found in the Fire Chief’s Handbook or in any National Fire Academy course. It’s about who we are and the life we have chosen as fire service leaders that makes us a very special type of person.
Our next generation of firefighters are looking to us for leadership. Despite the current lack of interest in public safety careers in most areas of the country, some communities in Florida are seeing an increase in interest. Recruiting efforts are also increasing and agencies are sponsoring candidates who need to complete their required state certifications. For some, paying for EMT and firefighter minimum standards courses are the highest hurdle to cross. This is where you and the Florida Fire Chiefs’ Foundation come together to help.
If you are an FFCA member you should do two things right now to make your charitable Foundation work best for you and your agency. First, you should find a way to
James White, CFO Foundation Chair
personally donate to the Foundation. We have multiple routes that can help you achieve this goal of financially supporting the FFCF. From our high-profile silent auction to membership in the Vigiles Society, we have the doors open to accept your donation. If you need help establishing your path, please reach out to your FFCF Board or your FFCA Regional Director. The second thing you should be doing is sponsoring your young firefighter candidates through your FFCF scholarship program. All applicants are required to secure the support of a local fire chief, who is an FFCA member. This could be your chance to fill that vacancy with someone who will be loyal to your agency for many years to come. Let’s all make a real effort this year to sponsor at least one candidate, and let’s find a way to donate to your Florida Fire Chiefs’ Foundation. Together, we can all make a difference in the future of Florida’s fire service.
FLORIDA FIRE SERVICE Februar y2023 10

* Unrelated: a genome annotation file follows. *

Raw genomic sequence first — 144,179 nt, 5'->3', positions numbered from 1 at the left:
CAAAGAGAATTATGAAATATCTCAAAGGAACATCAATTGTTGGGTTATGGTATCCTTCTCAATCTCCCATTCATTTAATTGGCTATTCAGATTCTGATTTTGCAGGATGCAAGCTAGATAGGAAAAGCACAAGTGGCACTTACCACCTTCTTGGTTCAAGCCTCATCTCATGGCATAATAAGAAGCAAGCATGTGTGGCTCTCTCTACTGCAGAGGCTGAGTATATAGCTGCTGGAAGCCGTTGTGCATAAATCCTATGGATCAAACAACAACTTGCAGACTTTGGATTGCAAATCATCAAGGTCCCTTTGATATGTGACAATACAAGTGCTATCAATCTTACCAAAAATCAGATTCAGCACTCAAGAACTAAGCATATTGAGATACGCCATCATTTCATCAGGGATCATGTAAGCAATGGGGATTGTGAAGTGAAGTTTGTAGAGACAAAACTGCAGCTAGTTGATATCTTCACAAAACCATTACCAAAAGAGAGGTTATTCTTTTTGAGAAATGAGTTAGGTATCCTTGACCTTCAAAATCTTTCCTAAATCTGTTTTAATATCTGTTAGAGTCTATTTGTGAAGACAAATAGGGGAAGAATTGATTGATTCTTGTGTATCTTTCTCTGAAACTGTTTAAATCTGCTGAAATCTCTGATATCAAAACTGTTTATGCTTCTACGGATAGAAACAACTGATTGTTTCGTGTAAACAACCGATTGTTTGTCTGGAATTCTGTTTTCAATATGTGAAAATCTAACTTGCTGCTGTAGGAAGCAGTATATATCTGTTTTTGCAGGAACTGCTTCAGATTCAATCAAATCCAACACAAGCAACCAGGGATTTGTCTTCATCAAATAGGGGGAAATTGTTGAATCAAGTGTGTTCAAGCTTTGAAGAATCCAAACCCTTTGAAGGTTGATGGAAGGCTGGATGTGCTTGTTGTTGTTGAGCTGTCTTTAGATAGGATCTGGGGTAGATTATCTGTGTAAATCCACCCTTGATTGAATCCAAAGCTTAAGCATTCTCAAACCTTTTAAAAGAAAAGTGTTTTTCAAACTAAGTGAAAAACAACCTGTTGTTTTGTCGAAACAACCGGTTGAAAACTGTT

Editor’s note: Lexipol recently released a new Live FireTraining Policy and Procedure for customers of our Fire & Rescue Policies & Training solution. If your department does not already subscribe to Lexipol policies, learn more here.
In 20+ years as a live fire instructor with the University of Missouri Fire & Rescue Training Institute, I’ve seen two recurring issues when it comes to live fire training. One is the approach of, “Let’s just go burn stuff”— without objectives, a plan, and the right preparation. The other is the idea that “more is better”—the desire of instructors to “make them feel the heat” so the focus becomes how big and hot the fire can get.
Both these approaches set the department up for significant risk—risk that you will expend precious resources without accomplishing training goals, and risk that you will hurt a student.
Why Is Live Fire Training Different?
While a methodical approach is beneficial for any training topic, it’s essential for live fire training. The high-risk, low-frequency nature of live fire training makes it unique. Access to acquired structures has dropped dramatically over the last several decades and is prohibited in some communities. Some
By Bruce Bjorge
departments are fortunate to have burn buildings or mobile trainers, but often these resources are shared regionally, meaning the average firefighter may only receive live fire training annually or even less frequently
Live fire training is also highly regulated, distinguishing it further from other types of training. It’s rare that we have an NFPA standard specifically focused on one aspect of training, but NFPA 1403 (which will soon be rolled into a consolidated NFPA standard) was developed specifically to address this high-hazard training environment.
For instructors, live fire training requires a lot more preparation and mentoring than other types of training. If your department relies on internal instructors to conduct live fire evolutions, it’s a good idea to have a formal program to train them. Provide sufficient time for instructors to build skill and comfort with an experienced instructor backing them up before you rely on them to conduct these evolutions independently.